How One Breast Cancer Survivor Is Using NYFW to Raise Donations—and Awareness


It’s a morning like any other on the Lower East Side of Manhattan. At the crammed outdoor cafés, boozy brunch cocktails slosh onto the sidewalk, clutched by young women with nail art and crop tops who seem to be in a perpetual gossip download. As whispers of Timothée Chalamet sightings and Hinge ghosts creep down Orchard Street, a roar of joyous applause erupts from behind the doors of a crumbling gothic church. It sounds a little like thunder and a lot like a party, and it momentarily stops the chatting klatch outside.

The noise hails from none other than Dana Donofree, a longtime fashion industry executive and the founder of AnaOno, a lingerie company she created after a breast cancer diagnosis at age 27 changed the way she viewed her body—and her clothes. “After removing both my breasts to treat my disease and reconstructing them, I found that ‘regular’ intimates no longer fit,” she explains. “What was available to me instead were these awful, ugly, matronly bras. I knew that we could do better! Women undergoing cancer treatment are already dealing with so much. They don’t also need to deal with hating their clothes. So I started figuring out a solution.”

That solution began with bras and underwear built for women in various stages of breast cancer recovery, including those with mastectomies, implants, unilateral removals, and recent surgery. They now make over 20 styles, spanning from lacy lingerie to sleek activewear, with sizing that goes up to a 3X. “Something I’ll never compromise on is absolute inclusion,” she says, “whether you have two breasts, one breast, no breasts, or new breasts…we’ll make it work for all of it.”

In 2017, AnaOno staged its first runway show—a collaboration with Eisai and Cancer Culture titled “The Revolution for Pink”—at New York Fashion Week and sold tickets to benefit breast cancer research and recovery. But even though Donofree built the event as an empowering and optimistic celebration of her community, she had one big rule: this show was not meant to be solely inspirational.

“As a survivor myself for 13 years, I can say that there have been times when I’ve been really mad at the ‘pinkwashing’ of breast cancer awareness,” she sighs. “It felt very exploitive to me, you know, to have your pain and ‘resilience’ put in a marketing campaign!” (Cue the scene from Sex and the City when Samantha Jones boldly declares, Fuck it,” and takes off her wig while speaking onstage at a breast cancer fundraising luncheon.)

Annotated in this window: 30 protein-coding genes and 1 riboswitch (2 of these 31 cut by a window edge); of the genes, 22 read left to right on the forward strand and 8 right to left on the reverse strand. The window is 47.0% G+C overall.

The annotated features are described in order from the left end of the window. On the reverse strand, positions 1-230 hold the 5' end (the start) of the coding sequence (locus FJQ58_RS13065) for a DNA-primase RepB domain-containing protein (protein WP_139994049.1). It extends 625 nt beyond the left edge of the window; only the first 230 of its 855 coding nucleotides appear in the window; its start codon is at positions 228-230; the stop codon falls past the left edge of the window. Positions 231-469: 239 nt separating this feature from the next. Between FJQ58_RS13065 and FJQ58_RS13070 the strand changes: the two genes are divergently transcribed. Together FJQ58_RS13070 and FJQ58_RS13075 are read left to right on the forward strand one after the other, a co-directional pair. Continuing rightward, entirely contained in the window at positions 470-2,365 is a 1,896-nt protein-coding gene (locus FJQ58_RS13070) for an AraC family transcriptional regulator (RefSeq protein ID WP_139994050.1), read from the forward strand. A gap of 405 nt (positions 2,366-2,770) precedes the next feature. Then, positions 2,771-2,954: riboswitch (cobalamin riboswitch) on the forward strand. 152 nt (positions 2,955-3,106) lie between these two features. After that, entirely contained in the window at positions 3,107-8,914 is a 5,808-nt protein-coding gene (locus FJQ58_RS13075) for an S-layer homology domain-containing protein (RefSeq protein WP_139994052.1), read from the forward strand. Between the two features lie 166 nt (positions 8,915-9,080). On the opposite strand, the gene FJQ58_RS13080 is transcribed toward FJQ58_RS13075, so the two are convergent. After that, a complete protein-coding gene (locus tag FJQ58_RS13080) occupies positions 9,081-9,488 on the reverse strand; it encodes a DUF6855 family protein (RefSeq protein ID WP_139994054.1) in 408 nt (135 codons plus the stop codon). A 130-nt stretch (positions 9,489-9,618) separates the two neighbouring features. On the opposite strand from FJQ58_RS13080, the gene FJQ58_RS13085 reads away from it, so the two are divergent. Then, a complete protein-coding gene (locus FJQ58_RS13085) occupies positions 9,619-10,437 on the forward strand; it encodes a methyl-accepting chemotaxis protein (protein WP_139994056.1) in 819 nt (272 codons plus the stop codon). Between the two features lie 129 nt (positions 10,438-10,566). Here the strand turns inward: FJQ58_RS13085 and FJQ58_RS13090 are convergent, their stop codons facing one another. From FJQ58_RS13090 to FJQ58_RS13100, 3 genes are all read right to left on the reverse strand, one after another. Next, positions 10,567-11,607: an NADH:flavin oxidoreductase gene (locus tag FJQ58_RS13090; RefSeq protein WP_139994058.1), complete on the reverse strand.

new york, ny february 10 a model walks the runway for ana ono intimates x project cancerland at new york fashion week powered by art hearts fashion nyfw at the angel orensanz foundation on february 10, 2019 in new york city photo by arun nevadergetty images

A performance from last year’s AnaOno fashion show.

Arun Nevader//Getty Images

Donofree continues: “But I didn’t want to abandon the use of pink altogether, because breast cancer research and awareness saves lives. If we can impact research and find more ways to treat this disease, we can get more time with the ones we love. And if we can impact awareness, we can ensure people get diagnosed as fast as possible, which leads to many more treatment options.” (Or, as AnaOno runway model Caileigh Scott says, “It’s time to take back pink!”)

This year’s runway show, entitled “(R)Evolution” and co-produced by #CancerCulture, a patient-led nonprofit that uses art and storytelling to raise awareness, promised a $25,000 donation to the Breast Cancer Research Foundation, with a bigger goal of $50,000. Just as important, Donofree says, is ensuring people make a link between the clothes they’re wearing and the health of their bodies.

“We’re finally awakening to the fact that cancer and disease is an issue that’s linked to pollution and environmental damage,” she says. “Our air, our food, our clothing—all of these things are linked. Fashion as a whole needs to accept responsibility to create a better earth and healthier humans, because what touches your skin gets absorbed by your skin. Using quality fabric matters a lot to me, and to other fashion designers. And it also matters greatly to cancer patients. So, you know, it’s not just better bras…it’s a better life!”

To learn more about breast research and recovery, visit BCRF.

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“Her beauty and her brain go not together.” —William Shakespeare

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